STATEMENT OF THE PROBLEM
Adult education in Nigeria is rarely heard of and that is because the government is doing nothing about reviving it and placing it on the right pedestal. Consequently, there are currently no policy and programme supporting the progress of adult education in Nigeria. As a result of this, adult education is not given the needed attention it requires.
Another problem of adult education in Nigeria is the fact that teachers or educators who teach adult students seem to exhibit lack of patience transferring knowledge. They are easily angered and as a result of this, the adult students are discouraged. They find it difficult to assimilate under such a learning environment and even discourage prospective students from enrolling in it.
These are some of the problems this study aims at seeking solutions to.
OBJECTIVES OF THE STUDY
The major objective of this study is to examine adult education in Nigeria: the consequence of neglect agenda for action.
Other specific objectives include:
a) To examine the significant relationship between adult education and national development of Nigeria.
b) To investigate adult education as a panacea for high level of illiteracy in Nigeria.
c) To identify ways government can help resuscitate adult education in Nigeria.
d) To examine if educators of adult education require a special training to enhance teaching.
e) To investigate the problems of adult education in Nigeria.
The following research questions are generated to guide this study:
a) Is there a significant relationship between adult education and national development of Nigeria?
b) Is adult education a panacea for high level of illiteracy in Nigeria?
c) What are the ways government can help resuscitate adult education in Nigeria?
d) Should educators of adult education be enrolled in special training to enhance teaching?
e) What are the problems of adult education in Nigeria?
H: There are no problems of adult education in Nigeria.
H1: There are problems of adult education in Nigeria.
SIGNIFICANCE OF THE STUDY
This study is meant to educate, inform and enlighten the general public, government and education policy makers on adult education in Nigeria.
It is meant to encourage people who would like to enroll in adult education not to relent in their effort to do so, considering its many benefits.
The study serves as a reminder to the government to look into the issue of adult education and give it the needed support it requires.
Finally, it is important for education policy makers to either advocate or better still come up with policies that will support adult education in Nigeria.
This study will be of immense benefit to other researchers who intend to know more on this topic and can also be used by non-researchers to build more on their work. This study contributes to knowledge and could serve as a guide for other work or study.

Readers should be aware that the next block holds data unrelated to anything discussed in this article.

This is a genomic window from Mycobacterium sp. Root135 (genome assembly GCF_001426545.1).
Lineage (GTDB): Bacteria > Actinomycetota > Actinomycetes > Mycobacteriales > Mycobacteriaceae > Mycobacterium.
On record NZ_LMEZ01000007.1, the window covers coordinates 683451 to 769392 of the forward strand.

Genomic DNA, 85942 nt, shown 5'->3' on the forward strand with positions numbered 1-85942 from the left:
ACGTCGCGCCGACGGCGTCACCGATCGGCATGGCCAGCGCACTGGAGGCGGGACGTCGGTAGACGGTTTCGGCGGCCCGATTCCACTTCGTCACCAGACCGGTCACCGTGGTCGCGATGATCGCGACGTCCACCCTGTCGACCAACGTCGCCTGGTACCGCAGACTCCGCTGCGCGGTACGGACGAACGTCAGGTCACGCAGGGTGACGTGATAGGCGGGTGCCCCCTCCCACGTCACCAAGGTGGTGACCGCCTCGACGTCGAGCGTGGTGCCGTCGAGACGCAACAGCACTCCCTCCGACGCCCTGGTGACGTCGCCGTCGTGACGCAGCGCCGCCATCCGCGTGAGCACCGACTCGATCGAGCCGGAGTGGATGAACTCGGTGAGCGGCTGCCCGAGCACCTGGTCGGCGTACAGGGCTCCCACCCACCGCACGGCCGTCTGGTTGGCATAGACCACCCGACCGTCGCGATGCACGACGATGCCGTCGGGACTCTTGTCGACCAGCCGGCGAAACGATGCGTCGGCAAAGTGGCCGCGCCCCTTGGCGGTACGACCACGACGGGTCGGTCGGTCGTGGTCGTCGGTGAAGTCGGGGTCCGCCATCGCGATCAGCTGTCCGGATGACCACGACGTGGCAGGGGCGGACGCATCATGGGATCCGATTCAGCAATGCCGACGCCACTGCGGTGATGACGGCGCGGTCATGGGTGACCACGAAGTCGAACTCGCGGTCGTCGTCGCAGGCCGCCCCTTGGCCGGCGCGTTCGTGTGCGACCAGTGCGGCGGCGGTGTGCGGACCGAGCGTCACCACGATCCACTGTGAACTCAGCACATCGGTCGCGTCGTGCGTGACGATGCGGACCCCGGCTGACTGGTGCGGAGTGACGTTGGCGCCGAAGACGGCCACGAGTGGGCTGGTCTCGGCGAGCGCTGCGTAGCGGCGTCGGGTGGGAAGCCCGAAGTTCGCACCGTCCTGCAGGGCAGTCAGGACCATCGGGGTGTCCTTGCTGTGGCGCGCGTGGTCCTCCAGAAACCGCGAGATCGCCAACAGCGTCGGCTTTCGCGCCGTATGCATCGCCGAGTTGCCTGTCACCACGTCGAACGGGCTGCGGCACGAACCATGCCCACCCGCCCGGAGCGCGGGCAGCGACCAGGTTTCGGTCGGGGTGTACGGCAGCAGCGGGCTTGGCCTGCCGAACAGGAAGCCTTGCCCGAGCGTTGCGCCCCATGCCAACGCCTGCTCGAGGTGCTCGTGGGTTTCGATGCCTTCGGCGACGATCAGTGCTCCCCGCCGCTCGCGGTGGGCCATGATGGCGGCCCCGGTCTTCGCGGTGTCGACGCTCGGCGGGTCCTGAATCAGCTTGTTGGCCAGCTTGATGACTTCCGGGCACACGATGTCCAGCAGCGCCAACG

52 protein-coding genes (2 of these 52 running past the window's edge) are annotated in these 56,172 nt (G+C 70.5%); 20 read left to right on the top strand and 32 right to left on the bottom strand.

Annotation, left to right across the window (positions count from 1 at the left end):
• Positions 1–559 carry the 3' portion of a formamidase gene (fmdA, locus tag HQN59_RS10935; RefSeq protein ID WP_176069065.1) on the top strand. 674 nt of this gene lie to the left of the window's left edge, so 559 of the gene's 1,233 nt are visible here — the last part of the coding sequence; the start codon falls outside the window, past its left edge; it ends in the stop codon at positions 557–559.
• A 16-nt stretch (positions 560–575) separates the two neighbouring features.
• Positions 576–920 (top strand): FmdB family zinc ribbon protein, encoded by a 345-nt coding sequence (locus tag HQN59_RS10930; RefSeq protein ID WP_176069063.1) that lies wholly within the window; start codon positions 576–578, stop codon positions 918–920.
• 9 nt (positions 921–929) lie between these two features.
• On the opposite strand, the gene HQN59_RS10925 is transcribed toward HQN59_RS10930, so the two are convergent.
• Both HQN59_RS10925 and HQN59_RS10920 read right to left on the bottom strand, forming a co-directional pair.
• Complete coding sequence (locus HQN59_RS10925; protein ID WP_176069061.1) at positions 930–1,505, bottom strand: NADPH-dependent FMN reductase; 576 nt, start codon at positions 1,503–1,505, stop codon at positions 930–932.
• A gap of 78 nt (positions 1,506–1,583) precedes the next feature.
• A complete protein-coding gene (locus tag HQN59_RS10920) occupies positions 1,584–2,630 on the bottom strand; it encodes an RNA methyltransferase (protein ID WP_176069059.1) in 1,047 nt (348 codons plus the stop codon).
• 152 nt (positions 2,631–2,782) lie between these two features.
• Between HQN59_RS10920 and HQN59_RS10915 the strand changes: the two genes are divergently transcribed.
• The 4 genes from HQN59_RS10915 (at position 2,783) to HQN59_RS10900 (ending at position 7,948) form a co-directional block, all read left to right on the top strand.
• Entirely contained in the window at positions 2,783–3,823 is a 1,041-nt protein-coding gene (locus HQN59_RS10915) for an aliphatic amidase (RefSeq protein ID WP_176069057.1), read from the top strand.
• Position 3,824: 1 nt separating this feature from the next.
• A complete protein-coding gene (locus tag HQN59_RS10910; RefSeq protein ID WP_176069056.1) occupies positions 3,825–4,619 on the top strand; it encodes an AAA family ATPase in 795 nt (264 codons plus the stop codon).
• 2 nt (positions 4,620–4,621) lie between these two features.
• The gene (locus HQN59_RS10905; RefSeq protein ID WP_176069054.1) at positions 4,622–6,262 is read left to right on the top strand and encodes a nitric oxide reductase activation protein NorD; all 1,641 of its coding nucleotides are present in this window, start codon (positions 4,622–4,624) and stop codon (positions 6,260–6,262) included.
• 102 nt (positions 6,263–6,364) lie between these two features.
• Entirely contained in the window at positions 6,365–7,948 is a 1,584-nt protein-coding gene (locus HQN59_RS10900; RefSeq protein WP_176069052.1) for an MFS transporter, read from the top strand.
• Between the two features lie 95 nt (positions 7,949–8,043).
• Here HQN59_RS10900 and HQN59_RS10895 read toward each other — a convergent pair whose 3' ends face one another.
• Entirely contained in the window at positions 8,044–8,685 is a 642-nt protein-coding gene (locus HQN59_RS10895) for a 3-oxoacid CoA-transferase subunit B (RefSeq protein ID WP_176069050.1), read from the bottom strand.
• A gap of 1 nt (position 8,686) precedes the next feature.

SCOPE OF THE STUDY/LIMITATIONS OF THE STUDY
This study is restricted to adult education in Nigeria: the consequence of neglect agenda for action.
Limitations of study
- Financial constraint– Insufficient fund tends to impede the efficiency of the researcher in sourcing for the relevant materials, literature or information and in the process of data collection (internet, questionnaire and interview).
- Time constraint– The researcher will simultaneously engage in this study with other academic work. This consequently will cut down on the time devoted for the research work.
DEFINITION OF TERMS
ADULT: A person who is fully grown or developed.
ADULT EDUCATION: Is a practice in which adults engage in systematic and sustained self–educating activities in order to gain new forms of knowledge, skills, attitudes, or values. It can mean any form of learning adults engage in beyond traditional schooling, encompassing basic literacy to personal fulfillment as a lifelong learner. In particular, adult education reflects a specific philosophy about learning and teaching based on the assumption that adults can and want to learn, that they are able and willing to take responsibility for that learning, and that the learning itself should respond to their needs.
CONSEQUENCE: A result or effect, typically one that is unwelcome or unpleasant.
NEGLECT: Lack of due care or attention.
AGENDA: A list of items to be discussed at a formal meeting or things to be done.
Federal Republic of Nigeria (2004) National Policy on Education, Abuja Government Printer.
Onyenemezu, E.C. (2003). Adult education and the challenges of 21st century in Nigeria. Education and practice (3), 1-7.
Dave, R. (1973) Life Long Education and Alcohol, Hamburg: UNESCO, Institute of Education.
Federal Republic of Nigeria (4th ed.) (2004): National policy on education, Lagos: Nigerian Education Research and Development (NERC).
Nnazor (2005) Adult education in Nigeria: The consequence of neglect and agenda for action. http://iej.cjb.net (retrieved August 24th 2011).
Fafunwa, B. A. (1974). History of Education in Nigeria. London: George Allen and Unwin.
United Nations Educational, Scientific and Cultural Organisation (2004). Education. Montreal: Institute for Statistics. UNESCO.